Careful Optimism or What Would Have Done (or Would Do) Ronald Reagan with the Situation in Crimea

8 March 2014

‘I am not going to start that World War III because of you”

General Michael Jackson (General’s response to the order to knock out Russian troops from the Pristina airport during the conflict in Kosovo in 1999)

“The Capitalists will sell us the rope with which we will hang them”

The words attributed to Vladimir Lenin

Instead of an introduction

Before proceeding to the main issue of this publication, I would like to place some coordinates that will define how I see the situation around the Crimea in its international aspect.

When Vladimir Putin came to power in Russia in 2000, during his first inaugural speech he mentioned, among other things, the restoration of Russia as a great power. Currently in the theory of international relations such a Russia means one that dominates at least in its region – in this particular case we are talking about the Post-Soviet space. It means that implementing Putin’s idea to restore Russia as a great power would not be possible without reformatting the former Soviet Union region with the Kremlin’s exclusive right to veto strategic decisions of the former Soviet republics – the so-called reincarnation of “Brezhnev Doctrine”, but in a much narrower region compared to the communist era.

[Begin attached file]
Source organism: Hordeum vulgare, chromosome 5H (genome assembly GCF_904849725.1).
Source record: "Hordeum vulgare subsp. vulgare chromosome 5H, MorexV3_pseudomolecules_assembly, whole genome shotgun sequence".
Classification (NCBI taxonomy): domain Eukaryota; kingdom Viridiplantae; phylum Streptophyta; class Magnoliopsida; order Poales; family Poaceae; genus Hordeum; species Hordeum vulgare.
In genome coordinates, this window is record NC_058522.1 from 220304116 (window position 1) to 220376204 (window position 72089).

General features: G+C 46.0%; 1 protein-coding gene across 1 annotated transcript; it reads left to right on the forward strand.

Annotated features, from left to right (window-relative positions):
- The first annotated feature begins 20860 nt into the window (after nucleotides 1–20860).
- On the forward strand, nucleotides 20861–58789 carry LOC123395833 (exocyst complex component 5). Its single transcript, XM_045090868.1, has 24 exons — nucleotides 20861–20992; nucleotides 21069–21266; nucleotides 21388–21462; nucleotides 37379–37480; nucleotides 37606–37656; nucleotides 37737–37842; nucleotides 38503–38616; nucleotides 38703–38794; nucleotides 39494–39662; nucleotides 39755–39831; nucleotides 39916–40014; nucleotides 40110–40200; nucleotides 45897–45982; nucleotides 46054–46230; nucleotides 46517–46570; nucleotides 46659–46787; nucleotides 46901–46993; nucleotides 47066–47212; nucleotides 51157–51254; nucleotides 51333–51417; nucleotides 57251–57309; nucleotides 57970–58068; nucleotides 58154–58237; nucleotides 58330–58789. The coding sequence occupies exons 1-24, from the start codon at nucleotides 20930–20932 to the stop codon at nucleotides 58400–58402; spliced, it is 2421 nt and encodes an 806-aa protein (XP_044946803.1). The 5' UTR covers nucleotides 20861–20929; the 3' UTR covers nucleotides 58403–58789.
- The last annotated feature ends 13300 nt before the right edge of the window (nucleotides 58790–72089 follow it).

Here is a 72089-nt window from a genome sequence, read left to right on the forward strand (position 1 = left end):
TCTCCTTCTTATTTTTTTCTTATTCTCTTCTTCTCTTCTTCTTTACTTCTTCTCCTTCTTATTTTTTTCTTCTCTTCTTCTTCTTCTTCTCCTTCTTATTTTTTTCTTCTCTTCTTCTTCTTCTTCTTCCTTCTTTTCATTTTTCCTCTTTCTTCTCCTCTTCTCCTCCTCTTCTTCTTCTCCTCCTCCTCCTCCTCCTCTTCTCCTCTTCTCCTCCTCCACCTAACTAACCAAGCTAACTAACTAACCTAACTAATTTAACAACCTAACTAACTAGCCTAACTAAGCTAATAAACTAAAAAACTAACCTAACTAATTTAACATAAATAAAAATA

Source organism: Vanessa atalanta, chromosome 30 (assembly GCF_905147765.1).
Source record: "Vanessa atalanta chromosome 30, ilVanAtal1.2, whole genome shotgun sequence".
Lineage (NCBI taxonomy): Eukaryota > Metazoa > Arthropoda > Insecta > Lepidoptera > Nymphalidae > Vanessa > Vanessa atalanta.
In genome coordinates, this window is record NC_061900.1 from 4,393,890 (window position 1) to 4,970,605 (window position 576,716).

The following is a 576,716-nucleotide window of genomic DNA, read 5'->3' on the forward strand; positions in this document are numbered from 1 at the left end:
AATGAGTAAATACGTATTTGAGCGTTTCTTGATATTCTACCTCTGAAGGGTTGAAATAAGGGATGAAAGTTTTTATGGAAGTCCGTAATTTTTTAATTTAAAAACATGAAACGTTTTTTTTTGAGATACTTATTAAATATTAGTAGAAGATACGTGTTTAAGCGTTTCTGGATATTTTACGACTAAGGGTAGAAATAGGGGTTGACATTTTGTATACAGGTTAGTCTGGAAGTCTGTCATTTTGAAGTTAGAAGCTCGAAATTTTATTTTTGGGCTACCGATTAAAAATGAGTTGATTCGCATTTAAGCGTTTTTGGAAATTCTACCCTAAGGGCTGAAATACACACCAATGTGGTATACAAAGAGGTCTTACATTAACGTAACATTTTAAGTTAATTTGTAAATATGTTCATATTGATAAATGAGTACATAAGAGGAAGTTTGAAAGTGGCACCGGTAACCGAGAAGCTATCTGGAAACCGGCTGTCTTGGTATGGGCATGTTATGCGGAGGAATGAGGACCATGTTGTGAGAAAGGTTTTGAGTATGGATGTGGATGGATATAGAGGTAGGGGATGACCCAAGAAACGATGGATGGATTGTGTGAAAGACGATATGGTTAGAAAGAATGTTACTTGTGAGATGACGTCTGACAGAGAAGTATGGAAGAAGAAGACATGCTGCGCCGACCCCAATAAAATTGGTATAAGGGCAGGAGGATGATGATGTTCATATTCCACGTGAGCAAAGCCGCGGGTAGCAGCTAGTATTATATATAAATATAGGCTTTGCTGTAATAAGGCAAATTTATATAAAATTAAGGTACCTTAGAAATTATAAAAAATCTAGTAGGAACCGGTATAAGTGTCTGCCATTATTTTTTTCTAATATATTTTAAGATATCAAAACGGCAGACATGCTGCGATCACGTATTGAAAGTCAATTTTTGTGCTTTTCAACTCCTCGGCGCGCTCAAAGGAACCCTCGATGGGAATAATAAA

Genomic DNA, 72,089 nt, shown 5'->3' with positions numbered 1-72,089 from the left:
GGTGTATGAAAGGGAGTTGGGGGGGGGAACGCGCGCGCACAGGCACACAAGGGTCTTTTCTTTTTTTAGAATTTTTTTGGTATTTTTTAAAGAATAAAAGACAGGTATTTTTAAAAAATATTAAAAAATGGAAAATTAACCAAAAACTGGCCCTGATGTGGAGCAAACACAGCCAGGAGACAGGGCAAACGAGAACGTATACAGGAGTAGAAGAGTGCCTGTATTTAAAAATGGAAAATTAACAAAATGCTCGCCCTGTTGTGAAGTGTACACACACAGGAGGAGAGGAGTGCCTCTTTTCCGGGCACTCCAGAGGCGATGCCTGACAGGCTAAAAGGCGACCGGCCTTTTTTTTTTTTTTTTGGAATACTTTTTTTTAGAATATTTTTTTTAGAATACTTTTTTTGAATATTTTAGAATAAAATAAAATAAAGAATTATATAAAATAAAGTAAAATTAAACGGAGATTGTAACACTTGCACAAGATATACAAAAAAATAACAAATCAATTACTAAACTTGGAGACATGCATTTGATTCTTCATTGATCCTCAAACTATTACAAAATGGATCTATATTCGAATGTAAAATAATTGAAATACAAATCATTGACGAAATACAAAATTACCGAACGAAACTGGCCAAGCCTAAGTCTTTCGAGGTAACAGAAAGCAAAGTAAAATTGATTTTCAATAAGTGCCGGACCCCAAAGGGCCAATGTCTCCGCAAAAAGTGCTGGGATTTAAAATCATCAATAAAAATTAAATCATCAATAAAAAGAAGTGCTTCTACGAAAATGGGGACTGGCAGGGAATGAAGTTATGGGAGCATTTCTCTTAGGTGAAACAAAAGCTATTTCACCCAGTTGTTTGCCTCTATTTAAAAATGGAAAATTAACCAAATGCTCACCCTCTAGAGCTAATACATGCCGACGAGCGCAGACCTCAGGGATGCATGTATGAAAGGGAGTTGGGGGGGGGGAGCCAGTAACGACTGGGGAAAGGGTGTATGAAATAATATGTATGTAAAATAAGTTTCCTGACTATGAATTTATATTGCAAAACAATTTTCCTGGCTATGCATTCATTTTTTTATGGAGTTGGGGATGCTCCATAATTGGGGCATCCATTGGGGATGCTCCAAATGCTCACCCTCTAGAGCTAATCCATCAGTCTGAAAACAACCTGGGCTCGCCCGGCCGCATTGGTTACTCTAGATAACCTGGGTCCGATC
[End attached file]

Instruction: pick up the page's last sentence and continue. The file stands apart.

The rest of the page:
In fact, during his time in power Putin allocated lots of time and resources for this aim. And Ukraine had and still has a central place in such plans – successfully implementing the plan to establish informal control over our state would mean that Putin will be able to conquer other countries in the European part of the former Soviet Union, given the much lower potential of these countries compared to Ukraine. Therefore, it is clear that any attempt of the West (either through NATO enlargement – which according to Moscow is an openly hostile form of Western activity — or in a milder form of association agreements and free trade area with the EU) to reformat former Soviet space without Russia’s participation, arouses resistance. Therefore, confrontation is inevitable: this in fact we are seeing today. The only question is in the manifestations and forms – a cold war could escalate into something more active. Continue reading